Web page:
As for Otterpop’s example, that’s a hard one for me to address, being an introvert myself. Because, as an introvert (or maybe some other personal quality of mine), if a coworker said what he said, I would be sitting there worrying that I had done something to really upset this person (which they did) and then work to resolve it on the side. If I did feel I needed to address the profanity, I would also do it on the side, one-on-one and would likely downplay it as not a big deal the first time. IF it continued, that might be a different story.

    I don’t know if I would have said the same thing Otterpop did, but I certainly would have been thinking it. People who talk over me (or anyone else) really annoy me. To me it express a total disrespect for what others have to say and gives the impression no one matters but them. This is why I can’t watch that show Parenthood (which the wife likes). The premise seems to revolve around the entire cast (which constitutes a big extended familynetwork) constantly talking over each other. Its maddening…
    The purpose of life is a life of purpose

  7. #7
    moderator in moderation Suburb Repairman's avatar
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    You know, I we have a no f-bomb policy in our department, but I wouldn't have called down Otterpop on it because its not like it was a pattern. If anything, I'd be happy to get a genuine, unfiltered response about how he felt about the situation. It was an isolated incident unexposed to the public, and the boss was being a dick IMHO. I get infuriated when people talk over me or do so to others.

    I've been known to drop f-bombs on occassion in private meetings with my boss and a few of the other directors, but we have an understanding in that regard. Never in a staff meeting though.

    "Oh, that is all well and good, but, voice or no voice, the people can always be brought to the bidding of the leaders. That is easy. All you have to do is tell them they are being attacked and denounce the pacifists for lack of patriotism and exposing the country to danger. It works the same way in any country."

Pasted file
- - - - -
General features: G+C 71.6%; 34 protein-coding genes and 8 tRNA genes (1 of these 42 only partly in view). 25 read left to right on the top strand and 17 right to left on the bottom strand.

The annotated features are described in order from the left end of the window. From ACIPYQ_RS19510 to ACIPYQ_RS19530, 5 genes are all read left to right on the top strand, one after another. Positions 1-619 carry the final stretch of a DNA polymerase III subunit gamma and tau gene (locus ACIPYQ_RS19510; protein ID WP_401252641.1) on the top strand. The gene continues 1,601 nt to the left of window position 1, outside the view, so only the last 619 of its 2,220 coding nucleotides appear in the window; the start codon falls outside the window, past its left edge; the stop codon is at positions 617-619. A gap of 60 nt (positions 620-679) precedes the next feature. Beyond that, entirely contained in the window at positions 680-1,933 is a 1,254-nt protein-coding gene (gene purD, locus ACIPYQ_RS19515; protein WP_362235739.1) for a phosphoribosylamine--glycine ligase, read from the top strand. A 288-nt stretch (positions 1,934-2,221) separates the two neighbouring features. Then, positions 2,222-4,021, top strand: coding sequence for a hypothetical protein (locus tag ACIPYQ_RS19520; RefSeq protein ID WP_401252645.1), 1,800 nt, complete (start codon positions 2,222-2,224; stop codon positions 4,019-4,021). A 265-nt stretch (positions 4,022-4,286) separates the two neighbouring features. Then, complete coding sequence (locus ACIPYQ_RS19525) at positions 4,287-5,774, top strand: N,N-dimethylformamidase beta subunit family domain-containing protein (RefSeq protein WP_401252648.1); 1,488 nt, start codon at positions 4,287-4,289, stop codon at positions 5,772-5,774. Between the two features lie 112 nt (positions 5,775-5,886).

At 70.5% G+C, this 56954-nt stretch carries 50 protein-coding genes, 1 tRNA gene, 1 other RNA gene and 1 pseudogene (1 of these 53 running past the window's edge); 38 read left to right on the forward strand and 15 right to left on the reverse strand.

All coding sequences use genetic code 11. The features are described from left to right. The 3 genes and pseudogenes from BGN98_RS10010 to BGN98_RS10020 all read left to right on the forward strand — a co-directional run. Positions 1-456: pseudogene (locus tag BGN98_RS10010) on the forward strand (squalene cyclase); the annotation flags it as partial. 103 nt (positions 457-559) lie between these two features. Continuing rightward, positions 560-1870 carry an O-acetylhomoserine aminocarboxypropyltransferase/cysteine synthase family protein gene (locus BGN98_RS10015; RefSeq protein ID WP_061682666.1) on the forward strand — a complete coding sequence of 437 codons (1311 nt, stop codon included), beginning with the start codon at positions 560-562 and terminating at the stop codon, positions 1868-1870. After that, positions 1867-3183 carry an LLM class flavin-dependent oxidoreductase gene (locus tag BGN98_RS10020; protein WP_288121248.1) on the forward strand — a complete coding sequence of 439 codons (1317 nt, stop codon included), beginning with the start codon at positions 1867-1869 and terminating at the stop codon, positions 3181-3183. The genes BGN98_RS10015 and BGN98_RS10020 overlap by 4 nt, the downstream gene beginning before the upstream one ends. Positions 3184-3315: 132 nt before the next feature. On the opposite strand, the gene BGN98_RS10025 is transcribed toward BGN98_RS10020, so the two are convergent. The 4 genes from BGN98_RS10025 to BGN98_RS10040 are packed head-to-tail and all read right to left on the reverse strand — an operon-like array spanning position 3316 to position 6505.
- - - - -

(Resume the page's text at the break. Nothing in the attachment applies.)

- Herman Göring at the Nuremburg trials (thoughts on democracy)

  8. #8
    Cyburbian otterpop's avatar
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    Quote Originally posted by wahday View post
    . . . To me it express a total disrespect for what others have to say and gives the impression no one matters but them. . . .
    That is what ticked me off. I considered it dismissive, disrespectful and rude. But what set off my unfiltered muttering was the fact he was trying to stop me from talking while he's interrupting me by the whistling and calling my name. I am not a dog. I do not respond well to being treated as such.

    "I am very good at reading women, but I get into trouble for using the Braille method."

    ~ Otterpop ~

  9. #9
    Cyburbian Cardinal's avatar
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    I do not believe in using profanity in the workplace. I would expect, though, that your boss would get the message that his behavior - interrupting and then using demeaning tactics to get your attention - was equally inappropriate.
    Anyone want to adopt a dog?

  10. #10
    Quote Originally posted by OfficialPlanner View post
    nrschmid and choclatechip had a livley debate about profanity in the workplace not too long ago. It happens occasionally in my office but rarely within hearing distance of someone that may be offended and never, ever in at a staff meeting (directed at the boss to boot ).
    First of all, I would never use profanity if my superiors didn't. If my boss wears a tie to work, I'll wear one too. Ape the ape. So there's a time and a place for everything, including profanity.

    So here's when I think we shouldn't use profanity:

    In mixed company. If you don't know your audience, or if you know some in your audience would be offended, don't use profanity (except online, tee hee).

    With subordinates. If you curse around subordinates, you might find yourself in a position where they take it a step further and you end up having to admonish them, and of course this would be awkward, since you were the one who started that behavior.

    During staff meetings. Unless it's an office of like three people, I think staff meetings should be handled more professionally than a casual gathering of people bullshitting and talking over each other and about their weekend, etc.

    With clients. See above. No brainer.

    With women. Yes, this is totally sexist, and I am a chauvinist pig, blah, blah, blah. Call me old fashioned, but I cringe when a woman uses profanity casually, and I don't use it in their company, except for a few son-of-a-bitches and good-god-damns. Blame this on my mom, who taught me to respect women. Women, deal with it.